Auto LPG sales pick up


Auto LPG segment of oil companies has seen significant growth since September 2012 owing to the cap on subsidised LPG cylinders.

IndianOil Corporation (IOCL) for instance saw a growth of around 22% in volumes and nearly 2% in its market share. It traded nearly 10,517 million tonnes of AutoGas in December 2012 against 8,593 million tonnes of AutoGas traded in September 2012.

Bharat Petroleum Corporation and Hindustan Petroleum Corporation on the other hand saw a nearly 13% jump each in the volumes while losing market share by 1% respectively.

BPCL traded 4,490 million tonnes of Auto LPG in December 2012 against 3,986 million tonnes in September and HPCL traded 4,788 million tonnes of Auto LPG in December 2012 against 4,239 million tonnes in September 2012.

“The cap on subsidized LPG cylinders pushed the demand of AutoGas. This however, is despite the increase in Auto LPG prices,” said N Srikumar, Executive Director, Corporate Communication and Branding, IOCL.

Between September and December 2012, AugoGas prices have gone up nearly 17% from Rs 41.08 to Rs 47.92 per litre in Delhi. In Mumbai, the same has registered an almost 16% growth, up from Rs 45.08 to Rs 52.28 per litre between September and December 2012.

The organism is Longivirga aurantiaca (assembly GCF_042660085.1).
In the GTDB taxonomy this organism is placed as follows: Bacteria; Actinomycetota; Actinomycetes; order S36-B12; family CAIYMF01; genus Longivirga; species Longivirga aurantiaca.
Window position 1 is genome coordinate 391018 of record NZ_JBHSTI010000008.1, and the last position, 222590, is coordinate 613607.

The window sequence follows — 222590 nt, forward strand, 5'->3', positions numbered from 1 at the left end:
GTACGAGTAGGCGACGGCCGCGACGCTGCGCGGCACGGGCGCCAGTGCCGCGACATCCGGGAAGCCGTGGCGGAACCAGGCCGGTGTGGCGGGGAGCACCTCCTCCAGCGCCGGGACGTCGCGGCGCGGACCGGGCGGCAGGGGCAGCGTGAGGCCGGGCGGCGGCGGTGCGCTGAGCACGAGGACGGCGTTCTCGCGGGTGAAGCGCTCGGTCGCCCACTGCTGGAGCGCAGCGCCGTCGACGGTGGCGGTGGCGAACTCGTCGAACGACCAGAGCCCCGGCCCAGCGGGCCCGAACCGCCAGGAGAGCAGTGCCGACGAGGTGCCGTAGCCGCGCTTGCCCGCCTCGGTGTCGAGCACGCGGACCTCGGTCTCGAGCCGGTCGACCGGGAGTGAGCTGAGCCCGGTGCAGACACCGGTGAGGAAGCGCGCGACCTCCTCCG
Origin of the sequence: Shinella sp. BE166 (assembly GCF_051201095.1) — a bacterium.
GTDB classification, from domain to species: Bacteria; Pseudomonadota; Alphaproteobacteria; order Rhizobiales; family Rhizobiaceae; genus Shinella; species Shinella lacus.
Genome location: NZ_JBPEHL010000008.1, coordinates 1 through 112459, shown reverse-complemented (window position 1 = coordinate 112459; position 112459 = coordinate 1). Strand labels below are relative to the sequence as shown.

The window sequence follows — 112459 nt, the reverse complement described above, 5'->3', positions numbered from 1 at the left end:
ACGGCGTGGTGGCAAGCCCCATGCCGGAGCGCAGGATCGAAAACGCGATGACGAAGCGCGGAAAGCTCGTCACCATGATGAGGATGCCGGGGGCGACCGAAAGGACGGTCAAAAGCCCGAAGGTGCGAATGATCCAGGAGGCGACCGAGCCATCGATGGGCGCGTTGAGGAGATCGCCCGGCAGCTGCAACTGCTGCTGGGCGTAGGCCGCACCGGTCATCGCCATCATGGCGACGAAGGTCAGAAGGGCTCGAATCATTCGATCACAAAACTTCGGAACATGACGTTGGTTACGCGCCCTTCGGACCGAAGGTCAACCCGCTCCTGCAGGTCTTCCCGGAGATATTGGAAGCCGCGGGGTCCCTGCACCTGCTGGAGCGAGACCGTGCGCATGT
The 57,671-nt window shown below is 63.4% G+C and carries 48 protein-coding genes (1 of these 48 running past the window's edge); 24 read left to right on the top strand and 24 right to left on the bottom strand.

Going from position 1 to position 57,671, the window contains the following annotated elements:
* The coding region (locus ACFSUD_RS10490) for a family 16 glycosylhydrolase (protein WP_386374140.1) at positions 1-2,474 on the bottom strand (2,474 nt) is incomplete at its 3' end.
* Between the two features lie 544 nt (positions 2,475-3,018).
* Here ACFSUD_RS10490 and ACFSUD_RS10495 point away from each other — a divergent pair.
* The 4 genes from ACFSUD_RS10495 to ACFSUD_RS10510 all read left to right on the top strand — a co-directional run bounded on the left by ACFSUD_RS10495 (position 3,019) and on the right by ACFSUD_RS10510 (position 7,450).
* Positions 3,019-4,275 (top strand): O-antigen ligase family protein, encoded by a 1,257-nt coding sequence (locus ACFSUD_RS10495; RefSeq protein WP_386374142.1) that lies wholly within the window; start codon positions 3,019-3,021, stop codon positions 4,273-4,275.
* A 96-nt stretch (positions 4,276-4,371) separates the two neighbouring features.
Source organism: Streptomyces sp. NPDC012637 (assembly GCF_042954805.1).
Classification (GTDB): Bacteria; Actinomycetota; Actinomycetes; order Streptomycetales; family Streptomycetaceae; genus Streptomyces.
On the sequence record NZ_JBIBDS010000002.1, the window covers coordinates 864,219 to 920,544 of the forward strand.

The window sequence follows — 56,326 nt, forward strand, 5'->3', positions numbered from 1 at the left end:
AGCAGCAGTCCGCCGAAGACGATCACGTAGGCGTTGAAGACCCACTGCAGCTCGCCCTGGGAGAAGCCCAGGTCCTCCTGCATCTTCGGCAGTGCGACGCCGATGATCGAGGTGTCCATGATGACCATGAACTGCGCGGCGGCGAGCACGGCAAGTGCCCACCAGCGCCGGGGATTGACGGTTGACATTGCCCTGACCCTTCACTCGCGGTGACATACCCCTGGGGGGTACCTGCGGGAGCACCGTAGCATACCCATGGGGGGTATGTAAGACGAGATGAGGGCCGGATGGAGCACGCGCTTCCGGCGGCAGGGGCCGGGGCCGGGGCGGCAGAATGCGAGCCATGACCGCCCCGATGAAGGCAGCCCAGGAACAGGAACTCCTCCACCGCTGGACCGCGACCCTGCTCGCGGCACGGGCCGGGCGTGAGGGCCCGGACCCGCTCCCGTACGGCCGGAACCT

Oil companies say the upswing in Auto LPG growth augurs well for both the consumer as well as for the oil company, as Auto LPG is a more economical fuel than regular petrol, and its price is also market driven without any under recoveries incurred by oil companies.

While IOC with its nearly 52% market share in the Autogas segment has a network of 350 outlets, BPCL has around 91 outlets and HPCL has around 217 outlets.


Company Volumes (mn tonnes) % increase   Sept'12 Dec'12   IOCL 8,593 10,517 22 BPCL 3,986 4,490 13 HPCL 4,239 4,788 13


These companies however, have, over the last one year, not increased their Atuo LPG outlets. 

Network expansion of Auto LPG however, say these companies, is a major concern for them given the space constraint at the regular fuel retail outlets and stringent  explosive regulation  norms that need to be adhered to.

“Stand alone Auto LPG facilities  too will be difficult to justify  Return on investments, given the huge investments required in both land and Auto LPG infrastructure costs,” says Srikumar.

Capping of LPG has also controlled diversion of LPG cylinders to non-cooking use like in automobiles, commercial use etc  has slowed down considerably. 

While earlier, demand for domestic LPG clocked double digit growth, today the number is down to single digit and even negative numbers in some markets. 

According to Petroleum Planning and Analysis Cell (PPAC) of the petroleum ministry, LPG consumption  grew at 9.1% in FY11.